• Dan Bennett

    I read that interview. He said something like…”the people that think RDW is about drugs are not familiar with The Book of Acts”

  • tattered tender

    I forget about that… Everybody does get stoned in Acts if I remember correctly. How embarrassing- I spent several years in Seminary and have no idea what is where in the Bible.

    Gotta go get the good book off the shelf and read Acts again. And Isaiah. And the Gospel of John while I’m at it… Can’t hurt.

  • tattered tender

    Hi Jim,

    With all the going back and forth no one told you they are looking forward to your book! Well I am and thank you for providing this great excerpt.

  • summerteeth

    Enjoyed this. Look forward to the book.
    A couple of thoughts:

    I have read others who claim that the verses of “All Along the Watchtower” are interchangeable. In fact, one could easily start by placing the last verse first and still maintain the mysterious narrative but from a different perspective.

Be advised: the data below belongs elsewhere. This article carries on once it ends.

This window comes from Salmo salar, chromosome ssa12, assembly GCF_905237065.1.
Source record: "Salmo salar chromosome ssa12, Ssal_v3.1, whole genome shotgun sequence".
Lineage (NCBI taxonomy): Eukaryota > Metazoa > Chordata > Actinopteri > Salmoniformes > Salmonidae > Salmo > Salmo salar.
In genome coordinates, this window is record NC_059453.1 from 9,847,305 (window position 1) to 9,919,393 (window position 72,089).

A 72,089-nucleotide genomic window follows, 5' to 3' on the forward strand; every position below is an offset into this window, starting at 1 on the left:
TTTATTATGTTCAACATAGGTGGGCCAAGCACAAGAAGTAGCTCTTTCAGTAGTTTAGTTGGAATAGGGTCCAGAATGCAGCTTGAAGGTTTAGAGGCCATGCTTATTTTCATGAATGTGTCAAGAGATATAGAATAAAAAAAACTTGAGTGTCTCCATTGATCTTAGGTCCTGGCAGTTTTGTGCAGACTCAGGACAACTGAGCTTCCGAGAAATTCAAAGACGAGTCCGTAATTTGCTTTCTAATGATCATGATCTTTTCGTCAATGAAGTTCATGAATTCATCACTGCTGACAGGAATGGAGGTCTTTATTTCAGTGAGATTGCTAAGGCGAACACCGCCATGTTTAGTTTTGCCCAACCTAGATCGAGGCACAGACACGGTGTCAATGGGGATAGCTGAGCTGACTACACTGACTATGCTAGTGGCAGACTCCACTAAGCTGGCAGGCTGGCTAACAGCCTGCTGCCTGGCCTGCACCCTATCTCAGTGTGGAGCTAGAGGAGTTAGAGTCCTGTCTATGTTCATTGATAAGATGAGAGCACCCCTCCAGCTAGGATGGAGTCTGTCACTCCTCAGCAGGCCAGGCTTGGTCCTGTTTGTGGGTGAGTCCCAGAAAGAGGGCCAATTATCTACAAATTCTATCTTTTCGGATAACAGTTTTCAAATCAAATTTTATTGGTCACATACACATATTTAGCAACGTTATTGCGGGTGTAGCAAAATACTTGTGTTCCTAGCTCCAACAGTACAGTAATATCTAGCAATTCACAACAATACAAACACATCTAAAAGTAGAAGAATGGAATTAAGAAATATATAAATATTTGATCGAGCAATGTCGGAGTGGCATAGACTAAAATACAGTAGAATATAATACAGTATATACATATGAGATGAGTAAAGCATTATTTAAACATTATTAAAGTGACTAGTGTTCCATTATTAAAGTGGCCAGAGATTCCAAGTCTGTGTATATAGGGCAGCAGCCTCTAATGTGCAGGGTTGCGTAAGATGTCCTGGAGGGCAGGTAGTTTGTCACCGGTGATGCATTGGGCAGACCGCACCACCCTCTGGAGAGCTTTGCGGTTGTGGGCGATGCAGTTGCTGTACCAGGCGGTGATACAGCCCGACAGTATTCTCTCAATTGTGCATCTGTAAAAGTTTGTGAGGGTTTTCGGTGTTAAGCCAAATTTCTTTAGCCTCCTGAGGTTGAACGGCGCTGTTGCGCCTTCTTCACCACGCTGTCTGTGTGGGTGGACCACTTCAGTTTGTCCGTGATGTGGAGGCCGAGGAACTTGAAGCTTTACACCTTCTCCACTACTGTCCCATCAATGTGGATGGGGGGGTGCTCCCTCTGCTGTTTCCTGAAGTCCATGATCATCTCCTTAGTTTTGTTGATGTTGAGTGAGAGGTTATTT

Anyone who dismisses “Tight Connection to My Heart” should listen to the Supper Club version that one day MUST be released as a part of the Bootleg Series. This is one of Bob’s most impassioned vocals and it is topped off with a harmonica solo for the ages.

  • Dan Bennett

    And if you’re listening to “There was a Wicked Messenger”, try 1 Samuel 2:22…ok now I’m just showing off…Ever hear of Bert Cartwright’s book “The Bible in the Lyrics of Bob Dylan”?

  • Dan Bennett

    I’ll bite…what’s the reference to John’s Gospel?

  • Stephen Jones